Recovering from an Injury

Recovery with Coach Michelle

For athletes, being injured is one of the hardest phases of life to deal with. We get used to following a plan, feeling in control, watching our bodies get stronger, expecting improvement. However, as a coach, I believe that our injury time, and the associated recovery time, are some of the best training opportunities, the best learning opportunities available to us. As many of you know, I have been out the last 6 weeks recovering from surgery to repair an ankle injury. As 4 of those 6 weeks were spent primarily on the couch with my leg elevated, I had a lot of time to ponder what I can learn from this event. I had a lot of time to consider how this injury will help me.

  1. Flexibility is Key – As a solid Type A, I love structure, routine, a plan that takes me from Point A to Point B. My plan never included an ankle injury…so now what?  Well, several paths are possible. One path is denial & frustration. Why did this happen to me? This is the last thing I need. Could the timing be any worse? I’ll never get back to where I am now. Another path is acceptance & regrouping. I’m not the victim…I’m only injured…and injuries heal. Now I need a new path that heals me in the most efficient way. In a year from now, I’ll look back on this as a bump in the road…inconvenient, certainly…but a bump, not a roadblock. I believe the faster you get to acceptance & regrouping, the faster you heal & move forward to bigger & better things.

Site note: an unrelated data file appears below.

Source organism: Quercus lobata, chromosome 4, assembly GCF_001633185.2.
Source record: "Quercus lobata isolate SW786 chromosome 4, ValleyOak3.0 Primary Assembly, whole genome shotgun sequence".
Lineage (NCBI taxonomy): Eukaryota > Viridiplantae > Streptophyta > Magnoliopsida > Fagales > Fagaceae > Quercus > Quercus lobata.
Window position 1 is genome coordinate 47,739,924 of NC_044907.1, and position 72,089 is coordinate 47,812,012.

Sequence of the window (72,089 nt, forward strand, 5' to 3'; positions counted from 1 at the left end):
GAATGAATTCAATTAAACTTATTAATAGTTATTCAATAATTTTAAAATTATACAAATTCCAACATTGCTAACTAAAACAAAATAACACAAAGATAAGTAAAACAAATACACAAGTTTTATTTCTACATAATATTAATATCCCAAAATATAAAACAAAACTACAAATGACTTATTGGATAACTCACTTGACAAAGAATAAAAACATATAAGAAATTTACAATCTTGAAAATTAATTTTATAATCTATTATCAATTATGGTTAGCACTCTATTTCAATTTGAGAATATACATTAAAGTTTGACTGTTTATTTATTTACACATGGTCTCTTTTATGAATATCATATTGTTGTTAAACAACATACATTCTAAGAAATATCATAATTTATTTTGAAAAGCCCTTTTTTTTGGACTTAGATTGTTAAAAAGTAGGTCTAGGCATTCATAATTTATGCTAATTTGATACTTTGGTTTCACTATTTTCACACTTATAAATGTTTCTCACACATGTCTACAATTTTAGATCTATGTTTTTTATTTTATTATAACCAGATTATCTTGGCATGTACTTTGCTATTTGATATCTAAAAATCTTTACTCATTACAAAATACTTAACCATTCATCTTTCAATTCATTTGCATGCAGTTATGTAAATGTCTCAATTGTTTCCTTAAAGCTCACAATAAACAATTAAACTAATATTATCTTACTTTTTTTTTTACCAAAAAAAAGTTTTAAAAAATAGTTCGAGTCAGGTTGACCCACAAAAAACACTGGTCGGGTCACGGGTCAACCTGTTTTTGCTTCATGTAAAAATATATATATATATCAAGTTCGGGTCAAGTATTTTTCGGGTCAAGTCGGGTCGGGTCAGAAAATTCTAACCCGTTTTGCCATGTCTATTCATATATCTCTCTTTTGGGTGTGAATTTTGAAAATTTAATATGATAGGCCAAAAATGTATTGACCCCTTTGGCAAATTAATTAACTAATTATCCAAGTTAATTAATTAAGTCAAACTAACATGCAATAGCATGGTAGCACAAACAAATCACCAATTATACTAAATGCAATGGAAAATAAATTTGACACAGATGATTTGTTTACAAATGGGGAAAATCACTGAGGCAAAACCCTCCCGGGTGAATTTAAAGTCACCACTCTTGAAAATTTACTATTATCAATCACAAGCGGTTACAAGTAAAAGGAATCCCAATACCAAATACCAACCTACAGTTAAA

2. Reliance on Others – Our American culture highly values the concept of self-reliance. All around us we see messages of independence: “You can do it”, “Pull yourself up by your bootstraps”, “Chase your dreams”. While these messages are motivational, they can isolate us & keep us disconnected. Injury is the perfect opportunity to understand that life is best lived in a communal atmosphere. My diagnosis was no weight bearing for 5 weeks. That meant 100% use of crutches, no driving my manual car, no independent grocery shopping, no carrying my plate to the table, no taking the garbage out. Amazingly so many people stepped up to help – offers to take out my garbage, bring me dinner, buy my groceries, drive me to appointments. At first I was hesitant to accept. But then I realized that we all want to help, we feel better when we can make a difference in someone’s life. So I began to accept…I accepted any & all offers. And I am so grateful to everyone who made my injury experience just a bit better & I will repay each of you by “paying it forward” to the next person who is in need!
  3. When One Door Closes, Others Open – When setbacks occur it is so easy to only see the closed doors, to focus on what we can’t do, to obsess over what we’ve lost. While this is an important step in the healing process, to fully heal we cannot stay there. It is critical that we eventually look for the open doors. So, after being sad & depressed over a broken bone & displaced ligaments, I tried to focus on what I could do. I now had time on my hands…lots of it. And so I started working on those projects that I like to put off – filing (I HATE filing), organizing electronic photos, working on marketing/promotional materials. The best cure for frustration is action. The key to action is to be able to fully open your eyes & see those doors now standing open waiting for you to walk through!


Coach Michelle

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